➔ (“mainstream” reporters) Washington Post: In dissonant speech, Trump seeks unity while depicting ruin
➔ (“mainstream reporters) New York Times head: Trump Presses Hard Line on Immigration in State of the Union Speech
So the mainstream media, filled with leftists reporters and editors puts out leftist content and everyone not a leftist distrusts them — and they think it is because they get facts wrong, or conservatives just don’t like the truth. This is what they tell themselves.
This is not a new development under Trump; it’s been going on for decades. CNN was referred to as the Clinton News Network in the 1990s because of course its reporters were sympathetic to the Democrat President — because virtually all of them voted for him and supported his agenda.
That completely explains what opened the door for Fox News, which when it launched tapped into the biases obvious by the 1990s. Fox News started with the slogan Fair and Balanced and then moved on to We Report You Decide. Now it runs with Most Watched, Most Trusted — because it is both in many polls.
Meanwhile, oblivious to what they were openly communicating 64 million American who voted Trump into office and saw hope for a brighter America without the Clinton corruption machine in power again, the Washington Post changed their slogan to the dark, ominous and utterly self-absorbed “Democracy Dies in Darkness.”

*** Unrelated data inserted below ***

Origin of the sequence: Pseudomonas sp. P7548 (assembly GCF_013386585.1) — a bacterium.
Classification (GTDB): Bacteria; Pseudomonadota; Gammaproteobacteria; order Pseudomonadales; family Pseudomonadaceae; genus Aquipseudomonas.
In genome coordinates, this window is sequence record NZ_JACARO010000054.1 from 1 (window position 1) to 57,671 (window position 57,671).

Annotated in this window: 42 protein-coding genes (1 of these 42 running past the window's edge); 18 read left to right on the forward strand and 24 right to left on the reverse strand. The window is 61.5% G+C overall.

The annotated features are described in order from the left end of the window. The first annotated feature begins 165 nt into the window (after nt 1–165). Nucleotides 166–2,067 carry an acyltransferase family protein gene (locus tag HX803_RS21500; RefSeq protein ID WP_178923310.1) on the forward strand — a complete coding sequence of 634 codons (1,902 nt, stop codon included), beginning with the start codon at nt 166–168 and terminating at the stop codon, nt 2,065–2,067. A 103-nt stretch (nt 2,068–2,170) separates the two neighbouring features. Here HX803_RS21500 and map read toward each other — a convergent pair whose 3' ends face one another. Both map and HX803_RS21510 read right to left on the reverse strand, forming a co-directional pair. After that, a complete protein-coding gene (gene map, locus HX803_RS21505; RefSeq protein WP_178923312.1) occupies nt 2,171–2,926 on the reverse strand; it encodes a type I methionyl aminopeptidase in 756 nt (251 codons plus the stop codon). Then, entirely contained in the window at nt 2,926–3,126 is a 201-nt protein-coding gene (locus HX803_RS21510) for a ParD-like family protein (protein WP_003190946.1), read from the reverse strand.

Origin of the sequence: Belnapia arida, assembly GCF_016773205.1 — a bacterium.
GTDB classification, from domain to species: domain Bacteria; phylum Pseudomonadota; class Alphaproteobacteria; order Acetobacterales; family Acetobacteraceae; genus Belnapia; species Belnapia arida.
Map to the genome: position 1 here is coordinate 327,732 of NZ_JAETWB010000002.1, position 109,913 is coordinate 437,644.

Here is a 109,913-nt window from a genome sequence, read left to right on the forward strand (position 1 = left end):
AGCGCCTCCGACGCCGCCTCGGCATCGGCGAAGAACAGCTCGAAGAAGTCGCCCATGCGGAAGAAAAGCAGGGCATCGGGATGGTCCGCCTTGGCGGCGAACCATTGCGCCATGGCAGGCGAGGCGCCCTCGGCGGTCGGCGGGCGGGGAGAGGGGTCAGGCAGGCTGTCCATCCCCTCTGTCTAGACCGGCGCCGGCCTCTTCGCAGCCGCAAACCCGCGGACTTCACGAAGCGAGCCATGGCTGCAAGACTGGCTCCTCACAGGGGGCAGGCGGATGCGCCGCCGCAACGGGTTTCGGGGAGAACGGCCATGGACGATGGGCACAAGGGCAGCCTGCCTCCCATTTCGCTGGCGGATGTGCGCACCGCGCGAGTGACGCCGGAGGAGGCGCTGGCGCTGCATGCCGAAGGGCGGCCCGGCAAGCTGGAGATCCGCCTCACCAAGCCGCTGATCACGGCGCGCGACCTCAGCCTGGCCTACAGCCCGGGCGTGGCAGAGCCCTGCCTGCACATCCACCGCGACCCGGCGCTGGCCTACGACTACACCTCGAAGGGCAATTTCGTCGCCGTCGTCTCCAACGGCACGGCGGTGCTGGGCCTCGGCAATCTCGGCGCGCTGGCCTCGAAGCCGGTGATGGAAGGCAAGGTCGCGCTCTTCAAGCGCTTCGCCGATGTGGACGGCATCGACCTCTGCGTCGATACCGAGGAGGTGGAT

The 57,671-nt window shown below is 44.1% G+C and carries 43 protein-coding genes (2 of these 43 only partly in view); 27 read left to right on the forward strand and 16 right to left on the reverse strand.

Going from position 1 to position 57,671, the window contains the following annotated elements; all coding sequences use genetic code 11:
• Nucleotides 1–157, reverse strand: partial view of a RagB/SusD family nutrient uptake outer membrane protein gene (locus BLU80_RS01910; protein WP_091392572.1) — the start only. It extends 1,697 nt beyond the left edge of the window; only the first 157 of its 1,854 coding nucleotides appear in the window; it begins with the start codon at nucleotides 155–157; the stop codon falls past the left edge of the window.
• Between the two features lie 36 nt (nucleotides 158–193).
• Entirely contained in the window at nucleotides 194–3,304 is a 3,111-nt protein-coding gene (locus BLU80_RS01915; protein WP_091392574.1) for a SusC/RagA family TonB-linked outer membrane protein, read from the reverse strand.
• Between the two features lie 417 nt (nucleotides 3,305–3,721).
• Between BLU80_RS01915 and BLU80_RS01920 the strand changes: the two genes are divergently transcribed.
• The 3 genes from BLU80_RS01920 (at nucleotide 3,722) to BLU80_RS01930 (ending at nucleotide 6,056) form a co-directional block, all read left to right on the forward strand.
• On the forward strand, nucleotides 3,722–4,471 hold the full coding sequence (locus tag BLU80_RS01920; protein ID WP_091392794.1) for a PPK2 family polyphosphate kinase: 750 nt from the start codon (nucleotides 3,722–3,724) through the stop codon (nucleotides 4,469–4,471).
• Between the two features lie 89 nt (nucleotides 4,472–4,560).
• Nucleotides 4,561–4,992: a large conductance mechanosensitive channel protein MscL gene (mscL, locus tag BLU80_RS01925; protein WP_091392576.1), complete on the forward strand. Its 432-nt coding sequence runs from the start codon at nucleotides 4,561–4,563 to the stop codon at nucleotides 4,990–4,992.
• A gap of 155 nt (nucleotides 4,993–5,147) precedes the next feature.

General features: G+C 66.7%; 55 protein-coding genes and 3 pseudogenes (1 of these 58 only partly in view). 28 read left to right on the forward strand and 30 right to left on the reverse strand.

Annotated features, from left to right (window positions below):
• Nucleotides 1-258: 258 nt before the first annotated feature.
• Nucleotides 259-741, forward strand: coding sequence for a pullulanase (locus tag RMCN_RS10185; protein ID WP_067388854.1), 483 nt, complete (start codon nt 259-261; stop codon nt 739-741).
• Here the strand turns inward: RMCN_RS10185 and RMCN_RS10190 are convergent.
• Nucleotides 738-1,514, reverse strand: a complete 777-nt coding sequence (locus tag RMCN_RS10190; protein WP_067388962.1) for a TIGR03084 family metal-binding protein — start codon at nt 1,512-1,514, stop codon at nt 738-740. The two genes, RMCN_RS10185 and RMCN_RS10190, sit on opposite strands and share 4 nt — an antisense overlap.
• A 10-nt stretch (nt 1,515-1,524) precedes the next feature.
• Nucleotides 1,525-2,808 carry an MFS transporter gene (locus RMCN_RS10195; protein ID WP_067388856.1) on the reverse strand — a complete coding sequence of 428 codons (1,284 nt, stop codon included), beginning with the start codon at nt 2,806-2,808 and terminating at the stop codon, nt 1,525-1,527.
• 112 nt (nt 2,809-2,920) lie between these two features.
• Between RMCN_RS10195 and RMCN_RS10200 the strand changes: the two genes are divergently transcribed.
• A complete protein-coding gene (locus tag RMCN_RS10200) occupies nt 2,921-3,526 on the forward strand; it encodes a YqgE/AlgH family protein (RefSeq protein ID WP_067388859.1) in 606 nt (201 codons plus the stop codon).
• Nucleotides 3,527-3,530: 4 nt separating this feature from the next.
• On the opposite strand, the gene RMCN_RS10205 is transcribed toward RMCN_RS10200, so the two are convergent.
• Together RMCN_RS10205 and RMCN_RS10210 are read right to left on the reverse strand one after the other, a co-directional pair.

Well, they are totally in the dark about their problems, sitting right there in their newsroom. About 90 percent of all news coverage regarding President Trump has been negative. No wonder they are mostly only getting anti-Trump and liberal consumers — and losing everyone else.
But WaPo and CNN are simply representative of virtually all newspapers aside from a few small, newer conservative ones, and all networks except Fox News.
If the media actually wants to reform itself, it must admit to the problem and the solution: fill newsrooms with reporters and editors that mirror the worldview of Americans. This is easily the biggest key to their trustworthiness is journalists, and why so many of us don’t trust them.
They cannot have every shade of only one worldview and expect balance and fairness — or expect that Americans will turn back to them. They will remain discredited and end up just being shrunken leftist silo media organs while the right has its own silo of media organs.
It might be too late. I’ve been blowing this horn for decades to no avail. But it might not be. And if it is not, then what CNN has done by hiring the conservative Flores — not just as a commentator people can ignore but as a news decision-maker — is the only way out of the silo.
It just needs to be repeated dozens, and then hundreds of times, until there is balance among those creating the content.
Rod Thomson is an author, host of Tampa Bay Business with Rod Thomson on the Salem Radio Network, TV commentator and former journalist, and is Founder of The Revolutionary Act. Rod also is co-host of Right Talk America With Julio and Rod on the Salem Radio Network.